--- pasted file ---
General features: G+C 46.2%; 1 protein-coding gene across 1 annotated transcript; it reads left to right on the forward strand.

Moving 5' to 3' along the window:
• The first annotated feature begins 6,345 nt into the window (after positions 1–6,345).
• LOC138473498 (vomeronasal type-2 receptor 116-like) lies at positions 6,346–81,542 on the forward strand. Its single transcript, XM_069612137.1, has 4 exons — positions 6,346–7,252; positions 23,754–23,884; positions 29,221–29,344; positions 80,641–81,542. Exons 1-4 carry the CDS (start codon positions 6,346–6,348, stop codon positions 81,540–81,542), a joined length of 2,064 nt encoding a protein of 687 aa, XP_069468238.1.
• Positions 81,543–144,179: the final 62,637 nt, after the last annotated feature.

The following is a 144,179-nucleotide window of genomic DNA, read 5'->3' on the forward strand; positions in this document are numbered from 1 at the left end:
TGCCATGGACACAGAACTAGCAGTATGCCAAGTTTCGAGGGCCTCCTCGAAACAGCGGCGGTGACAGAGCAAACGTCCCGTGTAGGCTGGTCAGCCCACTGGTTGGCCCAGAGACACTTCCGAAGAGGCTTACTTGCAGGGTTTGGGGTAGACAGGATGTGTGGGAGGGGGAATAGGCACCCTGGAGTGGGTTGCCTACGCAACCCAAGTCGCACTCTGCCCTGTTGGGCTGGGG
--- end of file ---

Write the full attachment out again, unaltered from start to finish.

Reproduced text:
General features: G+C 46.2%; 1 protein-coding gene across 1 annotated transcript; it reads left to right on the forward strand.

Moving 5' to 3' along the window:
• The first annotated feature begins 6,345 nt into the window (after positions 1–6,345).
• LOC138473498 (vomeronasal type-2 receptor 116-like) lies at positions 6,346–81,542 on the forward strand. Its single transcript, XM_069612137.1, has 4 exons — positions 6,346–7,252; positions 23,754–23,884; positions 29,221–29,344; positions 80,641–81,542. Exons 1-4 carry the CDS (start codon positions 6,346–6,348, stop codon positions 81,540–81,542), a joined length of 2,064 nt encoding a protein of 687 aa, XP_069468238.1.
• Positions 81,543–144,179: the final 62,637 nt, after the last annotated feature.

The following is a 144,179-nucleotide window of genomic DNA, read 5'->3' on the forward strand; positions in this document are numbered from 1 at the left end:
TGCCATGGACACAGAACTAGCAGTATGCCAAGTTTCGAGGGCCTCCTCGAAACAGCGGCGGTGACAGAGCAAACGTCCCGTGTAGGCTGGTCAGCCCACTGGTTGGCCCAGAGACACTTCCGAAGAGGCTTACTTGCAGGGTTTGGGGTAGACAGGATGTGTGGGAGGGGGAATAGGCACCCTGGAGTGGGTTGCCTACGCAACCCAAGTCGCACTCTGCCCTGTTGGGCTGGGG